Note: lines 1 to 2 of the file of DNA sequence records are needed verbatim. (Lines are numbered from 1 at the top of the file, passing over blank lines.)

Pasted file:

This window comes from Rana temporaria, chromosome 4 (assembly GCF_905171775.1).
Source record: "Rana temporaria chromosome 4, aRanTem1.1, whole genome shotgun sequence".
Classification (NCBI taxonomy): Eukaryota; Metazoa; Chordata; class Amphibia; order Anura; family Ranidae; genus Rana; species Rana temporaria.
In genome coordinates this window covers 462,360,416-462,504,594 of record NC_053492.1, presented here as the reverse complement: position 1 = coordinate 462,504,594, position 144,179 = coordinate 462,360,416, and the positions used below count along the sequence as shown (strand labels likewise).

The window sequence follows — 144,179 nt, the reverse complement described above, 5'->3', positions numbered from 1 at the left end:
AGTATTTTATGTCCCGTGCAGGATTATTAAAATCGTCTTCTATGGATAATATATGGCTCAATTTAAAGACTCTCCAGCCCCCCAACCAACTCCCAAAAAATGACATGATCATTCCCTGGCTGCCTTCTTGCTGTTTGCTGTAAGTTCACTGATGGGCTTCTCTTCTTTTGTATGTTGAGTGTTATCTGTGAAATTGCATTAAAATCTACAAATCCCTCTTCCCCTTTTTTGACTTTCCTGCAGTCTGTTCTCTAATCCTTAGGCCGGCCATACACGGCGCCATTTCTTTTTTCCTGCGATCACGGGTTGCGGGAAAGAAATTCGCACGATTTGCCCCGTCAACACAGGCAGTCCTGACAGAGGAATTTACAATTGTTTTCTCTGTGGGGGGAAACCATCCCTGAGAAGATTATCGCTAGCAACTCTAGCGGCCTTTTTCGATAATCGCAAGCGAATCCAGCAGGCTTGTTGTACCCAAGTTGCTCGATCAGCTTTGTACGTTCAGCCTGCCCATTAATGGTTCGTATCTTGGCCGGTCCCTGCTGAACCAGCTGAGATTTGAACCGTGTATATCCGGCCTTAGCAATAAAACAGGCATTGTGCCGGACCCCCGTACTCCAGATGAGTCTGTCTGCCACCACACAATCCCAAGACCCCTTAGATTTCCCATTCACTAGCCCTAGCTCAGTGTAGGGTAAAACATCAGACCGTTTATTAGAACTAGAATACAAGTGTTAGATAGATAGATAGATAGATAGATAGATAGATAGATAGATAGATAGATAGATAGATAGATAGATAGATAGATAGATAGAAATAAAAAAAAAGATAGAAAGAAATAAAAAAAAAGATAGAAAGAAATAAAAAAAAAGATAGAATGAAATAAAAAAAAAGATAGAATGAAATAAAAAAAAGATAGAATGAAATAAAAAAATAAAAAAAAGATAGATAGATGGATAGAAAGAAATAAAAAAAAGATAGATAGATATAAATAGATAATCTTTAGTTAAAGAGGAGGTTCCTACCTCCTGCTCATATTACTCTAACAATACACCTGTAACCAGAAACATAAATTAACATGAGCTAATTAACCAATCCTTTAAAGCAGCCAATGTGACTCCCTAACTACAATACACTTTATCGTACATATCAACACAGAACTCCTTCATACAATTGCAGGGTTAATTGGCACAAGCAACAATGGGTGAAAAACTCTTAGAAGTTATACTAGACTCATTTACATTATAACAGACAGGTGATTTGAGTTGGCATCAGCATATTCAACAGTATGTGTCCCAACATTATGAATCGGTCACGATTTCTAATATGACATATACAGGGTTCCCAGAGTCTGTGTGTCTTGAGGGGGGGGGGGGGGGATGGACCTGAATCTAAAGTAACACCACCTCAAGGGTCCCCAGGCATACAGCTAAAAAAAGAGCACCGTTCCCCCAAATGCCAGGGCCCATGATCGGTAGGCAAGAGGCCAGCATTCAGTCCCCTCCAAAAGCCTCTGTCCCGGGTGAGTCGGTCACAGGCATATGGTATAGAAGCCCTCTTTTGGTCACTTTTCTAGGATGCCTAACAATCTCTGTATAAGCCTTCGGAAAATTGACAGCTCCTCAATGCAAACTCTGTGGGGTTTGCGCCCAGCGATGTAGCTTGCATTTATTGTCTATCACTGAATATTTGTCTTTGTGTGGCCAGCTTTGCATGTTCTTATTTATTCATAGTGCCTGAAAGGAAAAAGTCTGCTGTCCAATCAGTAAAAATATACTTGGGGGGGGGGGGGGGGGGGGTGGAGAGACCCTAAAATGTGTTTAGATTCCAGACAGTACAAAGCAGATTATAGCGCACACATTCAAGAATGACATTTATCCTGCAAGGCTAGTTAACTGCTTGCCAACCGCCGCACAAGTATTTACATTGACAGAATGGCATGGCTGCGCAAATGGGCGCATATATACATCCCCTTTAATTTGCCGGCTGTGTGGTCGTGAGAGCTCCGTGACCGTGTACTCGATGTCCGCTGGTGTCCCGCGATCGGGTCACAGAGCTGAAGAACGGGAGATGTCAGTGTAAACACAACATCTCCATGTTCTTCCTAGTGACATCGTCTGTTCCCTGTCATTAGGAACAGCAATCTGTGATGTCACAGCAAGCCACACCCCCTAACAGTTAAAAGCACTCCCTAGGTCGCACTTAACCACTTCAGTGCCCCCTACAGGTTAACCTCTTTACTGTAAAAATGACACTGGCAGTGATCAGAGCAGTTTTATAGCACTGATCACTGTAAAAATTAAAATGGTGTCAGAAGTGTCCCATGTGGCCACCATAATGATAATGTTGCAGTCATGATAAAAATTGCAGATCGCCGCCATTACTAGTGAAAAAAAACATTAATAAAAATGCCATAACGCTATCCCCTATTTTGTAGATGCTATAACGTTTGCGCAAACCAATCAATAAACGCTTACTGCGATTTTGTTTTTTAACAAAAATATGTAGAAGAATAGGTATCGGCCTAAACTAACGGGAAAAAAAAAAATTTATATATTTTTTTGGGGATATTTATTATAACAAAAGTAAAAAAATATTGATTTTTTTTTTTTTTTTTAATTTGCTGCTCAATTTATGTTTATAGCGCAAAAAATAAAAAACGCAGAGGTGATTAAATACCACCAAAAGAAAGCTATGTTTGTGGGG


This window comes from Rana temporaria, chromosome 4 (assembly GCF_905171775.1).
Source record: "Rana temporaria chromosome 4, aRanTem1.1, whole genome shotgun sequence".